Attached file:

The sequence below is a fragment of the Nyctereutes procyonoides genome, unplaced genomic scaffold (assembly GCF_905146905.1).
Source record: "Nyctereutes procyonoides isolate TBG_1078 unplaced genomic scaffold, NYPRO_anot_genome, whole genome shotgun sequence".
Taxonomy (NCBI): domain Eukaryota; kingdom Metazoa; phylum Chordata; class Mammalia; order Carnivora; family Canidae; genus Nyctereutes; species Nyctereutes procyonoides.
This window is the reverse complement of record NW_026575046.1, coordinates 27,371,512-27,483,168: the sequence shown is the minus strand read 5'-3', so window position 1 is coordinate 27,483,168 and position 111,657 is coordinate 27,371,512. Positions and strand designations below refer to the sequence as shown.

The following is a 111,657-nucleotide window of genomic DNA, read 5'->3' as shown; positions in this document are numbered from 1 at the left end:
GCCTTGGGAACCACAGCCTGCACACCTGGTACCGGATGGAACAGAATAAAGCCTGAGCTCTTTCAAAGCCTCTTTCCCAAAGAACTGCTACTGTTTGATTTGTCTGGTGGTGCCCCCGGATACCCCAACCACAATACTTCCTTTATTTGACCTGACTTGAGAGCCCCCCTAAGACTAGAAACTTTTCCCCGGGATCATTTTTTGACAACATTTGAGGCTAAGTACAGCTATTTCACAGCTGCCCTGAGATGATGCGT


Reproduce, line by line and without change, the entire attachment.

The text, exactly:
The sequence below is a fragment of the Nyctereutes procyonoides genome, unplaced genomic scaffold (assembly GCF_905146905.1).
Source record: "Nyctereutes procyonoides isolate TBG_1078 unplaced genomic scaffold, NYPRO_anot_genome, whole genome shotgun sequence".
Taxonomy (NCBI): domain Eukaryota; kingdom Metazoa; phylum Chordata; class Mammalia; order Carnivora; family Canidae; genus Nyctereutes; species Nyctereutes procyonoides.
This window is the reverse complement of record NW_026575046.1, coordinates 27,371,512-27,483,168: the sequence shown is the minus strand read 5'-3', so window position 1 is coordinate 27,483,168 and position 111,657 is coordinate 27,371,512. Positions and strand designations below refer to the sequence as shown.

The following is a 111,657-nucleotide window of genomic DNA, read 5'->3' as shown; positions in this document are numbered from 1 at the left end:
GCCTTGGGAACCACAGCCTGCACACCTGGTACCGGATGGAACAGAATAAAGCCTGAGCTCTTTCAAAGCCTCTTTCCCAAAGAACTGCTACTGTTTGATTTGTCTGGTGGTGCCCCCGGATACCCCAACCACAATACTTCCTTTATTTGACCTGACTTGAGAGCCCCCCTAAGACTAGAAACTTTTCCCCGGGATCATTTTTTGACAACATTTGAGGCTAAGTACAGCTATTTCACAGCTGCCCTGAGATGATGCGT